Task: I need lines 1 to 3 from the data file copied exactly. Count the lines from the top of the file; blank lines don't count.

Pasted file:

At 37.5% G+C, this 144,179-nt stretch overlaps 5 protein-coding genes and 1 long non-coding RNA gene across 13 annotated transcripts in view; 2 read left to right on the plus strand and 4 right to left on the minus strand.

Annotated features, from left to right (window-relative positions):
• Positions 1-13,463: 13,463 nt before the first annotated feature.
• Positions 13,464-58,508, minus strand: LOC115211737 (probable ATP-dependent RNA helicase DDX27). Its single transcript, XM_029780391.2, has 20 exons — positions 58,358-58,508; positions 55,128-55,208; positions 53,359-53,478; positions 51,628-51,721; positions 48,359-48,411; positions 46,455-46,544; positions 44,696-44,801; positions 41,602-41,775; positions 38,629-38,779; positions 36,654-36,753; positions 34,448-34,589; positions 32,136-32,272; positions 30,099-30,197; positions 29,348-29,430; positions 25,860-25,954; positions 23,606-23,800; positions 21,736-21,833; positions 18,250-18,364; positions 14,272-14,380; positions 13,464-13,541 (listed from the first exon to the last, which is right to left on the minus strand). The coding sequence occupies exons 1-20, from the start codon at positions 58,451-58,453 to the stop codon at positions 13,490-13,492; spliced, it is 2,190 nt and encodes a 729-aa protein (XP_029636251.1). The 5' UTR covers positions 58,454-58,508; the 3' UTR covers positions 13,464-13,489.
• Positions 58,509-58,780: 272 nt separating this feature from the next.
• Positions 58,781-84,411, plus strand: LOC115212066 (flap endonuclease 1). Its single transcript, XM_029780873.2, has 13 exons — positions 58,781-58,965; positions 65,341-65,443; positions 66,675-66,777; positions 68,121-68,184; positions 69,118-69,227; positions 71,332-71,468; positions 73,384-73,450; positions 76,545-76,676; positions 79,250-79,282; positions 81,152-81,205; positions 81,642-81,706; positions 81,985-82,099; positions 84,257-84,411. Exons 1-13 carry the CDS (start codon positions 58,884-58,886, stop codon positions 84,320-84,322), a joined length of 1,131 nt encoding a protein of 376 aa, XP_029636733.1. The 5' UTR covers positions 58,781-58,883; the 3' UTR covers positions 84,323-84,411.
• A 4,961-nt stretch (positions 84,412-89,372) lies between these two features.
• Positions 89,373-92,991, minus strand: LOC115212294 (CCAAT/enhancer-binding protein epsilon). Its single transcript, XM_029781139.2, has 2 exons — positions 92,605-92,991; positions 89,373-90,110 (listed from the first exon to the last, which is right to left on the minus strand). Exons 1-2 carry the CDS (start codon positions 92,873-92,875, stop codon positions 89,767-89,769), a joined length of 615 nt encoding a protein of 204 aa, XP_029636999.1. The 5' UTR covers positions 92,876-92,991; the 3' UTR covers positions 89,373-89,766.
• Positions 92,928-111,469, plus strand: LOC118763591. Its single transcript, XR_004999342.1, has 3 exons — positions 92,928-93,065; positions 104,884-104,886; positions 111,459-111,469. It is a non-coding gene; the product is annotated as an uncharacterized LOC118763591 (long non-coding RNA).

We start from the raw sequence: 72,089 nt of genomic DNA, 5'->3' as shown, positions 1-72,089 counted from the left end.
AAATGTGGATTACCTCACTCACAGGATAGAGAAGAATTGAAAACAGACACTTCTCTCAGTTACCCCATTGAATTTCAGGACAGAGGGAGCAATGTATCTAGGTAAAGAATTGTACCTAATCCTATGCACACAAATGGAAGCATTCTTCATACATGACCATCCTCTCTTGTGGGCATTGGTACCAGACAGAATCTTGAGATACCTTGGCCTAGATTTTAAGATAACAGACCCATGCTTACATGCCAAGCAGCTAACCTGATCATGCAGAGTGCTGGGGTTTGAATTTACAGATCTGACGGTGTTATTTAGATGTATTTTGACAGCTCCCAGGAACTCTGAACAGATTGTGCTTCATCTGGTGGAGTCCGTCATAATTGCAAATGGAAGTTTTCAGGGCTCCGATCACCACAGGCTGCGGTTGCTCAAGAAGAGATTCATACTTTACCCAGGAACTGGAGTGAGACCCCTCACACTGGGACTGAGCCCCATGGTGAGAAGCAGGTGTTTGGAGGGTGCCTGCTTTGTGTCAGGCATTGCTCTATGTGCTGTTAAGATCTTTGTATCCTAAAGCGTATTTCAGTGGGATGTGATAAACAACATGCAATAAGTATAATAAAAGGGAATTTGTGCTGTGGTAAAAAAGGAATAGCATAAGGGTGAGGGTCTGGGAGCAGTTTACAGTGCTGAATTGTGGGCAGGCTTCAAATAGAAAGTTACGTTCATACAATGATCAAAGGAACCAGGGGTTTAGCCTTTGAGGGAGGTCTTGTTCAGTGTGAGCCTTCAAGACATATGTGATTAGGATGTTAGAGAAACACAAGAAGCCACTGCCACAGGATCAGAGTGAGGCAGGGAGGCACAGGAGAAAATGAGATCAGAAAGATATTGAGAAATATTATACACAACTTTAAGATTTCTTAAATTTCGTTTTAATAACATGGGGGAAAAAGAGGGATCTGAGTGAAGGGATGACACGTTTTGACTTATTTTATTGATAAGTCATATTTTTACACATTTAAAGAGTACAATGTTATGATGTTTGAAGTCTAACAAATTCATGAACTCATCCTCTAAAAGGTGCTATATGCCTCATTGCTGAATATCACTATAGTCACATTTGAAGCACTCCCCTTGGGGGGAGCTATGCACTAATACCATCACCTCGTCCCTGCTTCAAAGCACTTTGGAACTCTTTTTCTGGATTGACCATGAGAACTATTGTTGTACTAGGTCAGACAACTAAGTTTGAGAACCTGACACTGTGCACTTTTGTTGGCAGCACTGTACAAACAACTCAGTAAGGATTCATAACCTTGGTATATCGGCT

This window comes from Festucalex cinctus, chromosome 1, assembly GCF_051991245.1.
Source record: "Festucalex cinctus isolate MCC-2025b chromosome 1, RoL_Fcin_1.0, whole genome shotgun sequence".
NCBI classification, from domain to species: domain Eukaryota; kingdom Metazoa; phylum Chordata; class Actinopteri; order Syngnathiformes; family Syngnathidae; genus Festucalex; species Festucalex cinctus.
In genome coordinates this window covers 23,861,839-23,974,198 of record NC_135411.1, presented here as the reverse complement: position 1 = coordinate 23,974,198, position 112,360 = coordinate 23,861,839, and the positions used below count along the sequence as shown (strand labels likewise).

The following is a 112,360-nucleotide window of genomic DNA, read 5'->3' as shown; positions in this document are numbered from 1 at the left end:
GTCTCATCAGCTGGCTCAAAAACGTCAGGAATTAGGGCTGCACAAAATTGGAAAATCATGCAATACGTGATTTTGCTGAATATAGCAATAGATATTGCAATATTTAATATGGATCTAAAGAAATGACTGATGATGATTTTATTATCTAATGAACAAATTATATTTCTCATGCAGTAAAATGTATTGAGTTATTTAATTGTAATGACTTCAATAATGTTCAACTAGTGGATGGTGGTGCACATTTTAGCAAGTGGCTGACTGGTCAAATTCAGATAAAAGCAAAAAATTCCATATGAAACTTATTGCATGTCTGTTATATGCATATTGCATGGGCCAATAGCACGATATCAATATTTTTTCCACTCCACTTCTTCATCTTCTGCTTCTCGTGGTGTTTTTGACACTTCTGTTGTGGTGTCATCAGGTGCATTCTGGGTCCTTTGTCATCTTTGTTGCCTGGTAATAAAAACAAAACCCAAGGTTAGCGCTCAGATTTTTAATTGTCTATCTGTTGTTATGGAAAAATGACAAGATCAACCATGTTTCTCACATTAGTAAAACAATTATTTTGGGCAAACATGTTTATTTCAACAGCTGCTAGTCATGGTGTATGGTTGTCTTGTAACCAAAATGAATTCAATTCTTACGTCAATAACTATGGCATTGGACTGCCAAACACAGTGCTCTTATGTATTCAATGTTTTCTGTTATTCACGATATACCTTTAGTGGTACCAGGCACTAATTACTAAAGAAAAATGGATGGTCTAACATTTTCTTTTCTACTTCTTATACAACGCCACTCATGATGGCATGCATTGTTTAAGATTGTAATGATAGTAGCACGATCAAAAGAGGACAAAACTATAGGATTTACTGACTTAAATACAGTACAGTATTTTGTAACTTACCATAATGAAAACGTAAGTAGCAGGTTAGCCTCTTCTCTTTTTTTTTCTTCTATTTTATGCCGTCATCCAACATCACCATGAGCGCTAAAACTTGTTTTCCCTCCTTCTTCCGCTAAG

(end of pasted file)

At 37.5% G+C, this 144,179-nt stretch overlaps 5 protein-coding genes and 1 long non-coding RNA gene across 13 annotated transcripts in view; 2 read left to right on the plus strand and 4 right to left on the minus strand.

Annotated features, from left to right (window-relative positions):
• Positions 1-13,463: 13,463 nt before the first annotated feature.